The Detroit Public Schools, according to a Gates Foundation financed report, graduate 25 percent of their entering freshmen on time. They cheat three out of every four entering students. At a time when, if you're an African-American male and you drop out of high school, you face a 73 percent unemployment rate in your 20s and a 60 percent chance of going to jail. We have a war here at home between organized crime, many of which comes through international gangs, drug dealing. More young Americans are killed in the United States every month than were killed in Iraq last year, and nobody's talking about it in a serious way. The right thinks it's not its job to talk about it, and the left doesn't want to take on its own allies, and so we stumble forward. And we're going to compete with China under those circumstances?
New York, it is projected by a McKenzie Study, will be replaced by London as the center of world finance by the end of the decade. The answer of this Congress is to raise taxes in the financial sector. Our visa system is a nightmare. People go -- people now go from around the world to London to do business, even though it's dramatically more expensive, because they're so insulted by the American visa system, and we do nothing.
The fact is that there's a real parallel between the collapse of the bridge in Minneapolis and the collapse of the levees in New Orleans -- bureaucratic government does not work. It is collapsing all around you. The federal highway system obviously didn't inspect very well and the state highway system obviously didn't as well. Maybe I'm being too radical, but I want to state a proposition. None of us believe we grew up in an America where levees broke and bridges fell, and today we live in a country where it is a fiasco. Furthermore, they're now talking about taking till the end of next year to replace the bridge -- totally bureaucratic.
I'll give you a specific example. When the Northridge earthquake shattered a bridge in California, the most heavily-traveled bridge in the world, they went to an incentivized contractor. Sacramento, the state highway department said it would take two years and two months to fix the bridge. They offered an incentive contract, where the contractor actually could make more money by getting done quickly than he could make out of the entire contract normally -- they finished the bridge in two months and two days. Now, here you have two months and two days; here you have two years and two months.
And I just want to take one minute to drive this home. There is a world that works and there's a world that fails. And you can see this as a YouTube -- three and a half minutes we did called FedEx versus Federal Bureaucracy. (Laughter.) And it's very straightforward. How many of you have gone online to check a package at UPS or FedEx? Just raise your hand. Look around the room. This is not -- and I want to drive this home for the news media -- this is not a theory, this is not Gingrich having interesting, unrealistic ideas. It is an objective fact in the world that works that if you invest in technology, you reward competence -- there are consequences for incompetence -- you focus on the customer, you have market signals, you have the Toyota production system, Six Sigma, Lee Manufacturing, the writing of Drucker, Deming, Juran and Womack -- it works, right?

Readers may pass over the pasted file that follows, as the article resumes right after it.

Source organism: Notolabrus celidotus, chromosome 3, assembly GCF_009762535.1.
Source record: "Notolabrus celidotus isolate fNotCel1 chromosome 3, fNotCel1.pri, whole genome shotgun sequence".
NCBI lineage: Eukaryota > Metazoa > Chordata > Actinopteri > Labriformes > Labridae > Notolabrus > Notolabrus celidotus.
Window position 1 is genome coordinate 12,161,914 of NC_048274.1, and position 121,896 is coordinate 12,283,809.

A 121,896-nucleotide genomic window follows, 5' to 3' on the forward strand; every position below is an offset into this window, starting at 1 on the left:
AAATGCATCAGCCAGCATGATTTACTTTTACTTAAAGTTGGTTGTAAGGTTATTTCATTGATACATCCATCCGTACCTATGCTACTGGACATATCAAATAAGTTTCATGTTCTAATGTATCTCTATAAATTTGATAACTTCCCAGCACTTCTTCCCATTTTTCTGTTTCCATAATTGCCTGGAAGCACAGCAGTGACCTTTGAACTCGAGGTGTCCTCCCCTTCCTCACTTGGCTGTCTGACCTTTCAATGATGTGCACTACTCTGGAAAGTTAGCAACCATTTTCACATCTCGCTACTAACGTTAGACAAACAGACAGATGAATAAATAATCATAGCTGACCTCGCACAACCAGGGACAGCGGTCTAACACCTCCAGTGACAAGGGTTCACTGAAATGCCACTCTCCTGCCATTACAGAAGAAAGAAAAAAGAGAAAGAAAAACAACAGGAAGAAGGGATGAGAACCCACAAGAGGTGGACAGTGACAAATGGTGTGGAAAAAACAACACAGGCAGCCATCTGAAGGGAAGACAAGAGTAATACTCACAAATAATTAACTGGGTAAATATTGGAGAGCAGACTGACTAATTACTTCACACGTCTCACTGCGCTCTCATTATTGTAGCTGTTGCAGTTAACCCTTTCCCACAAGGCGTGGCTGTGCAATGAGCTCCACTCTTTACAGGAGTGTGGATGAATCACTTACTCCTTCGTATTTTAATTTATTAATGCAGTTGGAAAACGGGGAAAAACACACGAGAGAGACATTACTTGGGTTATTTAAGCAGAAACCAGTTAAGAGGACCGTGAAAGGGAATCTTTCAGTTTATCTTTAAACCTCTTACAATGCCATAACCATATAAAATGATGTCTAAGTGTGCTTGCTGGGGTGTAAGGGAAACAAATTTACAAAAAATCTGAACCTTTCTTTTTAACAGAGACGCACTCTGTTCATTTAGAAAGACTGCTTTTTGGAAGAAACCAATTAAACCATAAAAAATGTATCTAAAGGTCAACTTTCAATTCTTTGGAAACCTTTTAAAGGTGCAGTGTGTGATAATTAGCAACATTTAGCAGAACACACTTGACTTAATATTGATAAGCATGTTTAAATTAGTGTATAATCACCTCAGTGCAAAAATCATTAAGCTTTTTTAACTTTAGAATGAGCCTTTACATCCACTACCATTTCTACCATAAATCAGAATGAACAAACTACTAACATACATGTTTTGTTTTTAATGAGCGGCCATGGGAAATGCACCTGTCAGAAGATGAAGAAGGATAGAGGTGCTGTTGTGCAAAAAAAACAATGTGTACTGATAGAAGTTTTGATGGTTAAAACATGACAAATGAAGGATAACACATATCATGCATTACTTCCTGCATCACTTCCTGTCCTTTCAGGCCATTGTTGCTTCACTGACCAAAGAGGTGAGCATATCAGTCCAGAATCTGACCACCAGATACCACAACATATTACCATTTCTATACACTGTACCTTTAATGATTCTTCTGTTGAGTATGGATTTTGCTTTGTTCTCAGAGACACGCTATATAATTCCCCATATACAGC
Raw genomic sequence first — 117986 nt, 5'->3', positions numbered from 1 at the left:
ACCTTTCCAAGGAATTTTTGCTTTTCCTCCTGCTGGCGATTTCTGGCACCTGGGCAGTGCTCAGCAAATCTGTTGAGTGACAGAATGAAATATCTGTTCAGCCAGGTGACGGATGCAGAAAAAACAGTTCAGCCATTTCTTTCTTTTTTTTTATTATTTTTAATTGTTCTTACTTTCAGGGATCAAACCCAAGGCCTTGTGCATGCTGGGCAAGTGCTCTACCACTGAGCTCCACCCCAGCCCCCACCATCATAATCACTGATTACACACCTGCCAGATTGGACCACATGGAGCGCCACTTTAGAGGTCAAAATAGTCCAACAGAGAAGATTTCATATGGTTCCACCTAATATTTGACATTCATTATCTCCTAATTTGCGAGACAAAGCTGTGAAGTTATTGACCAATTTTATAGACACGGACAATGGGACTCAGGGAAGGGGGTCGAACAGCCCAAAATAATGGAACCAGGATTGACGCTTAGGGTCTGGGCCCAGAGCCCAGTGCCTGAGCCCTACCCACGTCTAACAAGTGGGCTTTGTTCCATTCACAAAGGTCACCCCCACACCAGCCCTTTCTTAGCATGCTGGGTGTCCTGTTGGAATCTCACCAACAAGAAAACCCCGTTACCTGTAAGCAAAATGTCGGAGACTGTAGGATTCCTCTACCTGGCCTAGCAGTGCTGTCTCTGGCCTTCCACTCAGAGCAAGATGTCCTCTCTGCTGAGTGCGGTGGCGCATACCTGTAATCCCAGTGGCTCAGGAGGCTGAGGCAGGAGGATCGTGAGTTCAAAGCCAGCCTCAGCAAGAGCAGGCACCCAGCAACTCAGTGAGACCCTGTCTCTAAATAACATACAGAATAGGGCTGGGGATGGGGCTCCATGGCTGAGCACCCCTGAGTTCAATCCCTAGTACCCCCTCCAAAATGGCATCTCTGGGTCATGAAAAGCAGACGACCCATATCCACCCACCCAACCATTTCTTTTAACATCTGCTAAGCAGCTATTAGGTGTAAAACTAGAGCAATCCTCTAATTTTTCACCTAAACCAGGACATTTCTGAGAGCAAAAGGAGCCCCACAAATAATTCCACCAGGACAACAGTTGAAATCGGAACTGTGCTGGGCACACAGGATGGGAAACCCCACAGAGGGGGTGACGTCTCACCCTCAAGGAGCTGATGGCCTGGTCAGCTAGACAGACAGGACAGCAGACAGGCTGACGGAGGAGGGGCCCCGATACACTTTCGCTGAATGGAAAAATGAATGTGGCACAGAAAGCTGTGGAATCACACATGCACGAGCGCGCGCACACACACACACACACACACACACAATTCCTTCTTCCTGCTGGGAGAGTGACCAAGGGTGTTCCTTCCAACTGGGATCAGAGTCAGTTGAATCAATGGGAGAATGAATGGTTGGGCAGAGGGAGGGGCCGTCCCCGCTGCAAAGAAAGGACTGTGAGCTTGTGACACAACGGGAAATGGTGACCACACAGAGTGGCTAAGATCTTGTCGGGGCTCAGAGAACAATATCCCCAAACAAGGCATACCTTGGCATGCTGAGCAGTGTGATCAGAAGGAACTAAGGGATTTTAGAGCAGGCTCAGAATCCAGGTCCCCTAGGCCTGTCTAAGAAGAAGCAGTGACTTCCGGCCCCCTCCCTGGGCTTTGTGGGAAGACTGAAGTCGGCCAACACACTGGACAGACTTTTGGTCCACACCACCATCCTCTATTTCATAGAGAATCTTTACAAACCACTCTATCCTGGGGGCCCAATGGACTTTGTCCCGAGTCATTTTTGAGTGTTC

Now, UPS tracks 15 million packages a day. A UPS truck has more computing power than Apollo 13. (Laughter.) FedEx tracks 8 million packages a day. That's the world that works. Here's the world that failed -- the federal government. The United States government today cannot find between 12 and 20 million illegal immigrants when they're sitting still. (Light laughter.) So just take those two comparisons. My answer, frankly, as a policy proposal, is that we spend a couple hundred million dollars, send a package to every illegal immigrant. (Laughter.) (Applause.) When they deliver it, we'll know where they are. (Laughter.)
Let me carry you just two stages further to understand the scale of change. We are going to live longer than any generation in human history. That has clear consequences for retirement, clear consequences for health care, clear consequences for quality of life. And where's the dialogue? I mean, I helped co-chair with Bob Kerrey a quality long-term care commission. We are working on projects at the Center for Health Transformation. But this needs to be a fundamental national conversation because no society in history -- and by the way, this is mostly about success. I'm now 64. I regard living longer as good. This is not a problem -- you know, the crisis of aging, no. There'd be a crisis of dying. We need to think through the opportunity of aging, and we need to figure out what are we going to do realistically to make it sustainable, affordable and fair to everybody.